The US applies pressure over new patents law on drugs in Brazil amidst stringent criticism
A CONTROVERSIAL pharmaceuticals
patent law pushed by the Brazilian
President, Fernando Henrique Cardoso,
has drawn flak from critics who accuse
the government of favouring giant us
multinationals. That Cardoso is bypassing the Congress and passing the law
directly by presidential decree, is generating heat in the country's scientific,
grassroot and people's groups.
Critics say that Cardoso is bowing to
US pressures. Cardoso on his part, certainly seeks Bill Clinton's support for
Brazil to become a permanent member
of the United Nations Security Council.
The decree allows the ministries of agriculture, environment and health to
grant laboratories exclusive licenses to
produce pharmaceutical products.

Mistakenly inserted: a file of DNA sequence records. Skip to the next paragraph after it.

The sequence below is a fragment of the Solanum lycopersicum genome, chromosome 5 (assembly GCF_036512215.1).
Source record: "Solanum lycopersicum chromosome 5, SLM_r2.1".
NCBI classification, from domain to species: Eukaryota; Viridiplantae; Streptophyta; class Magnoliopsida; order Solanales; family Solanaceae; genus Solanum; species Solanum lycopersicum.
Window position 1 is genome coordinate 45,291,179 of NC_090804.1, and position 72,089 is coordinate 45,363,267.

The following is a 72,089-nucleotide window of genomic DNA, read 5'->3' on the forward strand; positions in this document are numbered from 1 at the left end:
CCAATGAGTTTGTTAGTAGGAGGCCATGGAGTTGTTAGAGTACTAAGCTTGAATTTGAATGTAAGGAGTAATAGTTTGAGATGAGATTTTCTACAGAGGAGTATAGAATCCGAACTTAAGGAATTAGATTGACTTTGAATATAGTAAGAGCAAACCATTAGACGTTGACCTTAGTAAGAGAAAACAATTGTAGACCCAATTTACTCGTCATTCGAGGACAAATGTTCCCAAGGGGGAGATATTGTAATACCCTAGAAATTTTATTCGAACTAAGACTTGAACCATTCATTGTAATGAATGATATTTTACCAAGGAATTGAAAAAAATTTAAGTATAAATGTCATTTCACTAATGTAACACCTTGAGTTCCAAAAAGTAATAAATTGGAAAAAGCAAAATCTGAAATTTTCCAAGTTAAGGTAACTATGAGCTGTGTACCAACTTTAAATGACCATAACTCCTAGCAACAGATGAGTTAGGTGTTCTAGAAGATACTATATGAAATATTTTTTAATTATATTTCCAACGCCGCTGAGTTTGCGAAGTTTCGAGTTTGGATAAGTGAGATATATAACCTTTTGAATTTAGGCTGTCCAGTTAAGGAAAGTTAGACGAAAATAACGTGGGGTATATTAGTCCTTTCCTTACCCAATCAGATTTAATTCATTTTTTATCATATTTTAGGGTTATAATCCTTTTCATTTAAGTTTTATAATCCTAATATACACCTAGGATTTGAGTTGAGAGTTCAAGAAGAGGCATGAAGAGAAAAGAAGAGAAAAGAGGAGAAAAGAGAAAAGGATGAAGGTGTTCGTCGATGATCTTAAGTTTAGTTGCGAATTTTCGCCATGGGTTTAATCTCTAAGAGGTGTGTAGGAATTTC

Currently, Brazilian legislation doesn't
recognise pharmaceutical product
patents, which can be freely copied by
Brazil's pharmaceutical industry. Even
then, 70 per cent of Brazil's pharmaceutical products are produced by multinational corporations.
One side of the battleline are the multinationals, demanding that pharmaceutical patents be recognized in Brazil, and on the other side are environmental, scientific, religious and union groups - ready to fight against the draconian law.
"With the patents, Brazil's biodiversity will be controlled only by those with enormous amount of money to carry out researches and win monopolies," wrote renowned Brazilian physicist Rogerio Cesar Cerqueira Leite in the Brazilian daily, Folha de Sao Paulo. If enacted, critics feel that the legislation could hamper scientific development in Brazil, and the country's sovereignity.
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